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I realize that I come to this issue with privilege: I am a white-cis-woman who has been given the option for higher education. This is, perhaps, what saddens me and enrages me the most. In identifying how damaging this culture has been for me, I cannot imagine how deeply these wounds run for others.

Shame, guilt, anxiety, fear – only a few of purity culture’s inherited words still circling in my mind surrounding my own body. Only as I inch closer to 40, am I able to come to a new healthier appreciation of my body (one which has now birthed two babies and run multiple marathons), that also includes faith.

To this day, I am not sure that I look in the mirror and see the divine looking back at me.

Yet, this is what I believe is a faithful representation of body positivity and self-love.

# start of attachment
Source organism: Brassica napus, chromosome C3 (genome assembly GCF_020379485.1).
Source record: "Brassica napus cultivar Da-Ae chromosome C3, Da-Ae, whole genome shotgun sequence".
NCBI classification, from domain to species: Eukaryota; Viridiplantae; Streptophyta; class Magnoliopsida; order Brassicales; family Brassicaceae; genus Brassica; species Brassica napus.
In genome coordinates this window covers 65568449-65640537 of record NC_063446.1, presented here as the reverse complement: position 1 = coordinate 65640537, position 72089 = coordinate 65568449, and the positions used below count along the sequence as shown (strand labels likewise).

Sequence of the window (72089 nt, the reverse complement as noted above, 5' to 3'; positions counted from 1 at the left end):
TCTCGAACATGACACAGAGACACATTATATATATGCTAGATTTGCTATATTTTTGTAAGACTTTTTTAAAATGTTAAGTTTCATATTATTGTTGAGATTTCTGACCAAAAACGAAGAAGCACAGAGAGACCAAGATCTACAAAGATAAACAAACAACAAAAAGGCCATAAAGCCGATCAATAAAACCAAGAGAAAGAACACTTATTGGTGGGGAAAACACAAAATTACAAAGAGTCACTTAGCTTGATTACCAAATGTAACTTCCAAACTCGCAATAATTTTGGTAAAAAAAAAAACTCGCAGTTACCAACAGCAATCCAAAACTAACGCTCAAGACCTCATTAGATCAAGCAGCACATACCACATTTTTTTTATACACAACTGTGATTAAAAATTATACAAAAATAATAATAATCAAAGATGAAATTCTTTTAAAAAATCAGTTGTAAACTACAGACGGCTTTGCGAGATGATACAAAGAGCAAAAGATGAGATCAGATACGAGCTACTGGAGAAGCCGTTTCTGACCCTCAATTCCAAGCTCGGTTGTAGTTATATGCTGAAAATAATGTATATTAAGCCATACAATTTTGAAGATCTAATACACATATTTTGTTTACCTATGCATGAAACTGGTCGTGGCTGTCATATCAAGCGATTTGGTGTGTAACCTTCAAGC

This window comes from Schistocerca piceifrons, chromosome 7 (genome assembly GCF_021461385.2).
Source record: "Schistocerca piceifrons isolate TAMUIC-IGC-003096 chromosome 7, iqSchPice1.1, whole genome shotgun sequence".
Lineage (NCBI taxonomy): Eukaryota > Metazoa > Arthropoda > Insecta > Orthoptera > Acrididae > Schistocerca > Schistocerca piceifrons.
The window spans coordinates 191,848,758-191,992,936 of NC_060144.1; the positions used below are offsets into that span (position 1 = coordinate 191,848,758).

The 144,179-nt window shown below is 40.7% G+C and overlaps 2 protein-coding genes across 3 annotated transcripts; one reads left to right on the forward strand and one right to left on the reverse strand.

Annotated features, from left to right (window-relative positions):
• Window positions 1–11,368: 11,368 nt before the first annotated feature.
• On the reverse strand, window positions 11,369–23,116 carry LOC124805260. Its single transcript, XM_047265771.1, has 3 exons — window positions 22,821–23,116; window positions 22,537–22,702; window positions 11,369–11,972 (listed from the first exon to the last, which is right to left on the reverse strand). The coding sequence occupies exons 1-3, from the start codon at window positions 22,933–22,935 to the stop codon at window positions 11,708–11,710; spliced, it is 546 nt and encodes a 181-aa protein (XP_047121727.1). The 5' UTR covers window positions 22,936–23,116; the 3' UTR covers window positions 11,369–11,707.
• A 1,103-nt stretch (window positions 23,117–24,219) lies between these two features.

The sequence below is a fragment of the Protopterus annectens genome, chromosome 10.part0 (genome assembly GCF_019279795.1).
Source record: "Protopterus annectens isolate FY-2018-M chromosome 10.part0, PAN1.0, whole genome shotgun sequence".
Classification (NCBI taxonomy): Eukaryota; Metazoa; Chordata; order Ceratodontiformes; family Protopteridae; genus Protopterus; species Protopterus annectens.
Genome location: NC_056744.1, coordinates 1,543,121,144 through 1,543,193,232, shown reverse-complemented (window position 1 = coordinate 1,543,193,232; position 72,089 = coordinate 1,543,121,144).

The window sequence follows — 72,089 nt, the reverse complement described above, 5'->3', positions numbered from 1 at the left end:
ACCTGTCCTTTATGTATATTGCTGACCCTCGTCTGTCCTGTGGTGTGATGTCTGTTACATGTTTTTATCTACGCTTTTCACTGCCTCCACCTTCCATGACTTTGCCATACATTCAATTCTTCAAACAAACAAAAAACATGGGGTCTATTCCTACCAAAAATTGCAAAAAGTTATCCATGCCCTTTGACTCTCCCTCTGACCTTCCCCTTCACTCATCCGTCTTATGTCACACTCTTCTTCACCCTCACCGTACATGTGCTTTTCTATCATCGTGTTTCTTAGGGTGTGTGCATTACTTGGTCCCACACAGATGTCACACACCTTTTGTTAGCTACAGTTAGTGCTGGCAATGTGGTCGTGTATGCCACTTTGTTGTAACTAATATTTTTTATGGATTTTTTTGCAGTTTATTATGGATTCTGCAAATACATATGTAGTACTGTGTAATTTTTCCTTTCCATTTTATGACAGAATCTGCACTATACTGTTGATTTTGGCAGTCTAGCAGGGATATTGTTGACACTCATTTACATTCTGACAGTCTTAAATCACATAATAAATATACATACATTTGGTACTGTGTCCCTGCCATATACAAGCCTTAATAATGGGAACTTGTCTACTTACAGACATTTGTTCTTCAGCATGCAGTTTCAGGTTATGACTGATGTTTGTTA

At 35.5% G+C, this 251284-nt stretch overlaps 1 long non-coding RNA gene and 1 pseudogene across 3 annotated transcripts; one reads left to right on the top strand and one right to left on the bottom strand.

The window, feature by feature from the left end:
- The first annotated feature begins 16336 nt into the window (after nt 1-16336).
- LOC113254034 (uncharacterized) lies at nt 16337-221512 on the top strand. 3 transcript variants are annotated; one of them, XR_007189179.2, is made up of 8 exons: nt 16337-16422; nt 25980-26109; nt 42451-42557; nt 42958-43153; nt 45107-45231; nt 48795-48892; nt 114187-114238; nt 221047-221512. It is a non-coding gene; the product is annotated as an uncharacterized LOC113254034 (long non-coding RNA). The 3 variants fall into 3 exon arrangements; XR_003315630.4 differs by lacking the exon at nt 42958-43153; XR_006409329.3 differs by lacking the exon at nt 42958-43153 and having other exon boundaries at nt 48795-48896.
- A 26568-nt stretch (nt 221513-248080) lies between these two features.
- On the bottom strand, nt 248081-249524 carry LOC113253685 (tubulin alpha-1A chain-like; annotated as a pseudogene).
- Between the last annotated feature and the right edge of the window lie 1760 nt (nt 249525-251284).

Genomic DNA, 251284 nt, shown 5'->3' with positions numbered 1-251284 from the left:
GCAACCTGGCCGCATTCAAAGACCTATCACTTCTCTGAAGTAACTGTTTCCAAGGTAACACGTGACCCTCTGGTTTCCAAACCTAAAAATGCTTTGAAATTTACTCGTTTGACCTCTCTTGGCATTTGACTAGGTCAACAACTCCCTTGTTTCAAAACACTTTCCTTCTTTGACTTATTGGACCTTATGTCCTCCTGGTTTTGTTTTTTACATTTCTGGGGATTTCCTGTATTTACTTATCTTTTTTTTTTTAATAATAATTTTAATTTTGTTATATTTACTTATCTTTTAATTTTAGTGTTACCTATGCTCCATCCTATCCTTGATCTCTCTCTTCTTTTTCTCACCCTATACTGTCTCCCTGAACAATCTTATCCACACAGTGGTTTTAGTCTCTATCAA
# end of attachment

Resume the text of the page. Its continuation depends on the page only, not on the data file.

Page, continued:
The best way to combat the oppression of purity culture is to shout into the universe unabashed and unashamed freedom. Freedom means being able to make choices surrounding one’s body and sexuality, but it also means leaning into self-love in ways that push back on arbitrary cultural boundaries.

The sensuality of boudoir stares down a culture that equates femininity with the forbidden fruit. At the same time, it explores expressions of creative and artistic freedom, which can bring a sense of empowerment and healing to those who have lived through the worst of what purity culture proposes as truth.

How boudoir photography helps us see ourselves as worthy

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Perhaps my own outrage has become somewhat flippant toward a culture that once tried to box me in, but I refuse to watch another generation of young women scarred by purity culture’s lies.

This is why these gorgeous boudoir photos came to be and why I have encouraged others to embrace fun, quirky, healing photo sessions focused on both the body and love of the body.